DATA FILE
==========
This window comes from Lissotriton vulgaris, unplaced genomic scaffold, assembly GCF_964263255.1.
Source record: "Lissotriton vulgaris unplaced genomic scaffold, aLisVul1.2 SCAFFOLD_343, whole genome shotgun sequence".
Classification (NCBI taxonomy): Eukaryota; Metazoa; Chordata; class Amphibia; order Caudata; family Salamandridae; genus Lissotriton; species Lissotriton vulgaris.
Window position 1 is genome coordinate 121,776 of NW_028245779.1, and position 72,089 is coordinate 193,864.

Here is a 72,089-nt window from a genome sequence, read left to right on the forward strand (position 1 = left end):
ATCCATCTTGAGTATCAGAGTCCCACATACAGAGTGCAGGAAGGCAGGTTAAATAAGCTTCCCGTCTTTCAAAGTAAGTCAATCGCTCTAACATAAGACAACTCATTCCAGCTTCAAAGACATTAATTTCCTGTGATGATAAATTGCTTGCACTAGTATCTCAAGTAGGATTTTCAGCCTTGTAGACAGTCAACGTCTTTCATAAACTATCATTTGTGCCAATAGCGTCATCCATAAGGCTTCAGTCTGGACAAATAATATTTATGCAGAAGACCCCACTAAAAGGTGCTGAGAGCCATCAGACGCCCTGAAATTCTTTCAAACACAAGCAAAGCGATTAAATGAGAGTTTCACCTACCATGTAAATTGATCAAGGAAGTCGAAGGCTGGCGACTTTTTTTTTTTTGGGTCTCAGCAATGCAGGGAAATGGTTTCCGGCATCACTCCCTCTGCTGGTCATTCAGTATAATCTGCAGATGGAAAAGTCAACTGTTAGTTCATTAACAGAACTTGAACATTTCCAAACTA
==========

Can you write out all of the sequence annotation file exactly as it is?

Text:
This window comes from Lissotriton vulgaris, unplaced genomic scaffold, assembly GCF_964263255.1.
Source record: "Lissotriton vulgaris unplaced genomic scaffold, aLisVul1.2 SCAFFOLD_343, whole genome shotgun sequence".
Classification (NCBI taxonomy): Eukaryota; Metazoa; Chordata; class Amphibia; order Caudata; family Salamandridae; genus Lissotriton; species Lissotriton vulgaris.
Window position 1 is genome coordinate 121,776 of NW_028245779.1, and position 72,089 is coordinate 193,864.

Here is a 72,089-nt window from a genome sequence, read left to right on the forward strand (position 1 = left end):
ATCCATCTTGAGTATCAGAGTCCCACATACAGAGTGCAGGAAGGCAGGTTAAATAAGCTTCCCGTCTTTCAAAGTAAGTCAATCGCTCTAACATAAGACAACTCATTCCAGCTTCAAAGACATTAATTTCCTGTGATGATAAATTGCTTGCACTAGTATCTCAAGTAGGATTTTCAGCCTTGTAGACAGTCAACGTCTTTCATAAACTATCATTTGTGCCAATAGCGTCATCCATAAGGCTTCAGTCTGGACAAATAATATTTATGCAGAAGACCCCACTAAAAGGTGCTGAGAGCCATCAGACGCCCTGAAATTCTTTCAAACACAAGCAAAGCGATTAAATGAGAGTTTCACCTACCATGTAAATTGATCAAGGAAGTCGAAGGCTGGCGACTTTTTTTTTTTTGGGTCTCAGCAATGCAGGGAAATGGTTTCCGGCATCACTCCCTCTGCTGGTCATTCAGTATAATCTGCAGATGGAAAAGTCAACTGTTAGTTCATTAACAGAACTTGAACATTTCCAAACTA